Once again we confront the tragedy of young people being killed by their schoolmates. Once again we bewail the tragedy like Biblical women, tearing out our hair and knashing our teeth and crying out for causes and solutions. Again, much the same shopping list of potential remedies is being trotted out. Amazingly, implications of the obvious are ignored.
Most obvious is the fact that, in Littleton as elsewhere, students observed their peers (as teenagers invariably do) and heard them making hateful, threatening and/or just plain crazy remarks. As elsewhere, not only were the remarks not reported but those hearing did not confront those making them to say: That's awful; you're wrong; let's talk; perhaps you need help or a friend; don't damage yourself with such strange or hateful claptrap. For if we are not sensitizing and educating young people to take their places in a moral community, we are shortchanging them. They need to be morally strong. They need to be able to demonstrate values-in-action. They need to know when and how to speak up and speak out. We are failing to teach our children the lessons of the Holocaust. Thus, they act or fail to act, as one book presenting such lessons is titled, as if they had all signed "A Contract of Mutual Indifference" to outrageous behavior in their own midst.
Values comprise the core of a good education. We avoid trying to teach values in schools. Meanwhile, too much of what youngsters encounter outside of the schools is moral relativism, as with the "I'm all right; you're all right" attitude. There are no standards except for those relating to tests and credentials. Yet, in the 1996 Survey of American Political Culture, a majority adults surveyed strongly favored teaching traditional values in public schools.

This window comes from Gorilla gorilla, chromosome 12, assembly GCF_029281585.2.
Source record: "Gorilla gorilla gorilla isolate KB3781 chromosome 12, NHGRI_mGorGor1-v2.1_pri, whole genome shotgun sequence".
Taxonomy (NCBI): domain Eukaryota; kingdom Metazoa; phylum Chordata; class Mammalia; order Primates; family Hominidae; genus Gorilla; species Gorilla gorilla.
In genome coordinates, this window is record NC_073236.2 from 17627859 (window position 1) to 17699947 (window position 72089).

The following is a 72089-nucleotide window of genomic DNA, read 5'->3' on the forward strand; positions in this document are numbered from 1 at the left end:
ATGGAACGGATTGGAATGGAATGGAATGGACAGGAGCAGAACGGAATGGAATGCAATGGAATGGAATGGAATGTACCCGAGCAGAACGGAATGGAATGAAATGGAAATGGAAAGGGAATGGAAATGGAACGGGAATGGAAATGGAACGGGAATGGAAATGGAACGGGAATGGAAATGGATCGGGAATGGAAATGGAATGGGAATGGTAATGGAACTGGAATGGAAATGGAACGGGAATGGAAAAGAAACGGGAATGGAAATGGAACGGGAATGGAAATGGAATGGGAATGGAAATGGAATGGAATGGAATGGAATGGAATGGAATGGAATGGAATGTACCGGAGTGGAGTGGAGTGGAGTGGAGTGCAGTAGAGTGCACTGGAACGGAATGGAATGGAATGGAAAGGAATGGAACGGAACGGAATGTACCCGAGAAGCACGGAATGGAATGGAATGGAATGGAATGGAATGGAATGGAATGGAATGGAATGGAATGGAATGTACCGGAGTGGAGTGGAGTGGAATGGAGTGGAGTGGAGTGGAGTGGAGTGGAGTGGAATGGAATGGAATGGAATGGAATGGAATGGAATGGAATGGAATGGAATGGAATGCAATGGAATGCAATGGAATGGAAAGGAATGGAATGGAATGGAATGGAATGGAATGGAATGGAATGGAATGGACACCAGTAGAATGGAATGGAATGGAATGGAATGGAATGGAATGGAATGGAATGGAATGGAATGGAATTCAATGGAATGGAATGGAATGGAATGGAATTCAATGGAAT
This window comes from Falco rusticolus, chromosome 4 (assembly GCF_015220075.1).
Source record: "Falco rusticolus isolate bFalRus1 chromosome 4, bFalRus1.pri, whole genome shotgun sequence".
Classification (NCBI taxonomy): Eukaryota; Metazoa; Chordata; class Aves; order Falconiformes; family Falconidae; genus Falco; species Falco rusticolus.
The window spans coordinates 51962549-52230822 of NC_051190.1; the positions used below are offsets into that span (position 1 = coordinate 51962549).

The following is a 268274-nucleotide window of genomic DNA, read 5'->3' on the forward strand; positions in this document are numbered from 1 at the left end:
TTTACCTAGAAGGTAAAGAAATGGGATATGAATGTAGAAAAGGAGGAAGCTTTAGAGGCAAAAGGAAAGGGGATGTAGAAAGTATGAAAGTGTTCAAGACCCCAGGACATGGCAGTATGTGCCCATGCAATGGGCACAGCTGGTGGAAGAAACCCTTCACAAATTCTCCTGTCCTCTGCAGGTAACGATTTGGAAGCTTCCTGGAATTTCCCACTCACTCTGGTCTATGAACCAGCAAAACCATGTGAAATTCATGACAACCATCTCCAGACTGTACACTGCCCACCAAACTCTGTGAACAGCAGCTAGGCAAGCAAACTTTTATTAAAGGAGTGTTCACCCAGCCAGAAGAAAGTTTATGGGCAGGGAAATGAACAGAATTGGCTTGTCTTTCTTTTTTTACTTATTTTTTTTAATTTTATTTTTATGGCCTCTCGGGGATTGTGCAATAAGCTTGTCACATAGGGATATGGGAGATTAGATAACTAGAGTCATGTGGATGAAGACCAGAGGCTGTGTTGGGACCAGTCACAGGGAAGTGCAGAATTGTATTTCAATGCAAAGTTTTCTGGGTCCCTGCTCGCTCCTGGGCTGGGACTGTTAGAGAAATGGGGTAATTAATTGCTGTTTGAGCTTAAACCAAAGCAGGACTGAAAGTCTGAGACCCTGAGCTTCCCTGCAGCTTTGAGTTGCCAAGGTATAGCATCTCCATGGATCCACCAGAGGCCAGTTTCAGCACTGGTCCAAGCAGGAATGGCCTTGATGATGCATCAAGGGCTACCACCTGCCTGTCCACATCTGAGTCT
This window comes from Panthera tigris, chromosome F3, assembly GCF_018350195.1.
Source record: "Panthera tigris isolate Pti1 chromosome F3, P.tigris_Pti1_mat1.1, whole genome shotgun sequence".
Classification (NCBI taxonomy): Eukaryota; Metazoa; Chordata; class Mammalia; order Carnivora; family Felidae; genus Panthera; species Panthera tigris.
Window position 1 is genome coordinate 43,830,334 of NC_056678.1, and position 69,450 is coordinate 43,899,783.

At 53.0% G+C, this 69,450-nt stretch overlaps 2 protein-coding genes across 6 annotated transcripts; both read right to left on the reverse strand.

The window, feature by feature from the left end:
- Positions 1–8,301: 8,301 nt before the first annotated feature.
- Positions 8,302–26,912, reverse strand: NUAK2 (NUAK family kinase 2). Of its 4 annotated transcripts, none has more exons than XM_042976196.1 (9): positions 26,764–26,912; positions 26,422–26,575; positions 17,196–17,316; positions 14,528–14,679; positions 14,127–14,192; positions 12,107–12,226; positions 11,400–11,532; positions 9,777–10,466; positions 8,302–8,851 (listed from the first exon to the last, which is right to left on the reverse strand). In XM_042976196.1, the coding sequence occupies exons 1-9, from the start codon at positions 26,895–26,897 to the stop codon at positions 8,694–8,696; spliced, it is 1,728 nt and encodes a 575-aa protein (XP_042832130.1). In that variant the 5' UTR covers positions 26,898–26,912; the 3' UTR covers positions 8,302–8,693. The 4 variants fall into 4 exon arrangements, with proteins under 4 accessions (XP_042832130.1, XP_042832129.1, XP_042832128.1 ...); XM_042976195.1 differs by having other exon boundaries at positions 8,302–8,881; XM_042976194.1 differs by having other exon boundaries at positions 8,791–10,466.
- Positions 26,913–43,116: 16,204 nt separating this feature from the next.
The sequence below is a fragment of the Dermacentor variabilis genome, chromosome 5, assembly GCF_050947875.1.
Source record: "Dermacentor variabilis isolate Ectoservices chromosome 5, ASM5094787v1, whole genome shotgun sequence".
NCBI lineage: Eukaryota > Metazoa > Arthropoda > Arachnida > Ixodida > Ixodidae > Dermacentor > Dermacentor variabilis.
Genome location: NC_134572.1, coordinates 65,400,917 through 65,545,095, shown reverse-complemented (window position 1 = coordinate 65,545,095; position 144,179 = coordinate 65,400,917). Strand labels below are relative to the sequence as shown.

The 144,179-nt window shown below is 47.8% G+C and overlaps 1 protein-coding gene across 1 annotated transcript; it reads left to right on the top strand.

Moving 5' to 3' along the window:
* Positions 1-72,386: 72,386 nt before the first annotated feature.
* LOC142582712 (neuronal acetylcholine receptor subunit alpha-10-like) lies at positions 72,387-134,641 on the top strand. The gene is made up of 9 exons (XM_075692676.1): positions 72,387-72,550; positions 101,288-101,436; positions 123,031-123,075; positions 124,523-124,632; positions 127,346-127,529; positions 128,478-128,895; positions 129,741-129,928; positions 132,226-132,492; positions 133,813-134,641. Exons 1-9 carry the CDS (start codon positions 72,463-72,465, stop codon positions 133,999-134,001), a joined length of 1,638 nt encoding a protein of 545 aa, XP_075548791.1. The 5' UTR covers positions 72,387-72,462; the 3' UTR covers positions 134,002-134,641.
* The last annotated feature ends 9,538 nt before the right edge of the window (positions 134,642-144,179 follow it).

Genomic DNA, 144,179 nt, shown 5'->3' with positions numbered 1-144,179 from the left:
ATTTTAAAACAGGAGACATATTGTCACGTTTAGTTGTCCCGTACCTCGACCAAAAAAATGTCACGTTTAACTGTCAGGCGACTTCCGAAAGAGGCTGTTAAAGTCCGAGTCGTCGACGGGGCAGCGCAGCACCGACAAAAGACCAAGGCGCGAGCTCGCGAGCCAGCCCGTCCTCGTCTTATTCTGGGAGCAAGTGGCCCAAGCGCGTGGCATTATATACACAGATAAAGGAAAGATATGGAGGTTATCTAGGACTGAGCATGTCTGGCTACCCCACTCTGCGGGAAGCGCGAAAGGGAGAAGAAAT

The second obvious fact is that there is little appreciation of the sanctity of life. Sanctity means more than just respect. This, too, is not conveyed by our educational system. Yet it can be and should be. Human life is like Joseph's coat of many colors. Each subject in school reflects a facet. The tree of life starts with biology. How many schools trace the intricate, marvelous development of human life from a fertilized egg -- the day to day development of the fetus -- and all that it takes henceforth, year after year, to develop a full human being? Educationally, the sanctity of life is revealed from biology to religion and through almost every subject of study in between. Unfortunately, it was fully revealed to Littleton students too late, by the deaths of 15 young men and women and a teacher with lives full of promise, snuffed out before their time. What a hard, tragic, incredibly sad way to learn such a basic lesson.
So the lessons of Littleton bear very much on the nature of the educational setting where the tragedy occurred -- the school as a moral community that reveals and honors the sanctity of human life.